Bags, Boards, Beers!
Rich Queen was down from Woburn, Massachusetts on business, selling medical supplies in Westchester for the day, and figuring he’d spent a boring night watching TV in his hotel room when the message popped up on Facebook: a cornhole tournament at Captain Lawrence.
Next thing he knew, the man found himself at the brewery, rocking his Bruins t-shirt and Baaahhhstin accent, slinging beanbags in the sultry pre-summer night.
Captain Lawrence, and Pat Ward of the cornhole board maker Ward Boards, brought together an array of bag-tossers and craft beer-quaffers for their second-ever cornhole tournament.
What is cornhole, you, dear resident of the northeast, ask. It involves a pair of raised boards spaced about 10 yards apart, each with a six inch hole cut into them, and players taking turns hurling bean bags into, or at least close to, the holes. Think of horseshoes, but with bags aimed for holes instead of iron rings hurled at posts, and nothing that can leave a serious dent in your shin. A bag in the hole counts for three points, while one on the platform scores one, and the first one to 21 wins. (Thanks, Wikipedia!)
Rich had partaken in this pastime a few times before, though never in such a setting. “It’s nice to play outside, even if it’s a little hot,” he said amidst thick air that didn’t slip much below the day’s 90 degrees. A cup of Smoked Porter, he said, cut the heat nicely.
The tourney was a blind draw, meaning players got paired up randomly, and a team comprised of Rich and Beth Bricker of Pleasantville zipped through the early rounds. Beth originates from Illinois, where cornhole’s history runs deep; she grew up knowing the game as “bags” or “baggo,” she says.
The key to successful cornholery, besides a cold cup of Kolsch? “My partner Rich,” Beth says with a smile.
Indeed, good partners and good beers are equally essential. For Shane Noetzel of Elmsford, the ideal beer for cornhole is the Imperial IPA. “I’ve done all the beer sports”—bocce, softball, darts, Frisbee golf—“and there’s nothing better than drinking beer and playing cornhole,” he says.
And so they played, the sounds of bags hitting boards—thukk! thukk! thukk!—carrying through the quiet Elmsford night. The knockout rounds continue. Strange calls—“Cancel it!” “Nice bag!” “It holds!”—rang through the air as well. While cornhole can be competitive, the mood is unfailingly jovial; players decide who gets first toss by a sudden death rock-paper-scissors, and conversations—the new season of Arrested Development, weekend plans, favorite beers at Captain Lawrence—carry on during play. Heck, a guy could even wear his Bruins shirt days after the team knocked out the Rangers without a Blueshirts fan getting in his grill.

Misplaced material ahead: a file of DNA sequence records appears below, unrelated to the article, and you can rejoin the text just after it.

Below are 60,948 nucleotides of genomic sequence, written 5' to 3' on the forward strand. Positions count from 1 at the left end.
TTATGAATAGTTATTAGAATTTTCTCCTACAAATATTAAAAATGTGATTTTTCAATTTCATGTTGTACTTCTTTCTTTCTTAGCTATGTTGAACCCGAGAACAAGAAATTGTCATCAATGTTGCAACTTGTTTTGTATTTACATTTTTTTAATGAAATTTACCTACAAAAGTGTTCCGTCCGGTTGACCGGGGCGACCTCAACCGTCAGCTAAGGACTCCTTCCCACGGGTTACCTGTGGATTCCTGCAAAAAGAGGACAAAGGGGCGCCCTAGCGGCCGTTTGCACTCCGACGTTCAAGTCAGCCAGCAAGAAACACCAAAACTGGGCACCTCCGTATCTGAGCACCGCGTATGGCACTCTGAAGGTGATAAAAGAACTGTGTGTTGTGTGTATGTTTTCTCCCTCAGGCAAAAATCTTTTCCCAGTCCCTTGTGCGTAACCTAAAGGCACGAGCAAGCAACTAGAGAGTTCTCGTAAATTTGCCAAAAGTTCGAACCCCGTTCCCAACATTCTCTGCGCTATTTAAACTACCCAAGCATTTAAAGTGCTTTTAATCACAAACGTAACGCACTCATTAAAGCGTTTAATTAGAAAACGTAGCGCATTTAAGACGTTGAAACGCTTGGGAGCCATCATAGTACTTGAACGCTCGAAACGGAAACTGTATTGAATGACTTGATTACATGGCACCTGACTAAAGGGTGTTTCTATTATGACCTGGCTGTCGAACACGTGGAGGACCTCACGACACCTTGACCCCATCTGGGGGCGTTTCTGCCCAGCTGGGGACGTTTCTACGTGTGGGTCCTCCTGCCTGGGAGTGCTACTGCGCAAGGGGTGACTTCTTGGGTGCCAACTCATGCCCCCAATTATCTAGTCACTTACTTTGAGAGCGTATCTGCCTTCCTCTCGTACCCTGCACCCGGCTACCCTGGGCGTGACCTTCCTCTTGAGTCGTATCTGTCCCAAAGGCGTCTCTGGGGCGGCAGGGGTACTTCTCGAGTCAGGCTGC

Dennis Montaruli of Irvington won his first three matches before a loss relegated him to the loser’s bracket. Dennis—who picked up the game from family in Ohio (his father in law made him a “beautiful” set of boards and bags, he says)—was having fun nonetheless. “I was a big horseshoes fan,” he says. “It’s similar, but this is less wear and tear on the old elbow as you get older.”
As the competition winds down, the finals find Beth and Rich against Pat and his partner Jack. Beth, the lone female in the competition, employs a looping rainbow style with deadly accuracy, like Knick Nate Robinson shooting a floating jumper; while Pat, a southpaw, puts a funky spin on the bag that keeps it on the board like it’s soaked in Stickem. “It’s one of the things you’ll see from the good players at tournaments,” Pat says, bag in one hand and Smoked Porter in the other.
But it’s Beth & Rich—true to the game’s rural roots, the team names sound like country acts—who take an early lead, and never look back. Pat & Jack level the scores at 14, but Beth and Boston Rich run away with it to take the game—and the cash jackpot—21-15.
The key to victory? “Beth really stepped up her game in the final,” says Rich.
There is that. But maybe there’s more to it. For the first time all night, both sipped the same beer while competing: the German-style Captain’s Kolsch. “That was the key too,” says Rich.
Rich had the traffic-snarled trip to Boston to contend with in the morning, but for the night, he, and Beth, held backyard bragging rights at the brewery.
Speaking of outdoor fun at Captain Lawrence, the brewery’s famed Pig Roast takes place June 22nd, 12-6 pm, with live music from the likes of Rebecca Haviland and veteran CL family member Evan Watson.
Captain Lawrence Brewing, at 444 Saw Mill River Road in Elmsford, is open Wednesday through Friday (4-8 p.m.), Saturday (12-6 p.m.) and Sunday (12-5). The author is paid by Captain Lawrence, partially in Freshchester Pale Ale.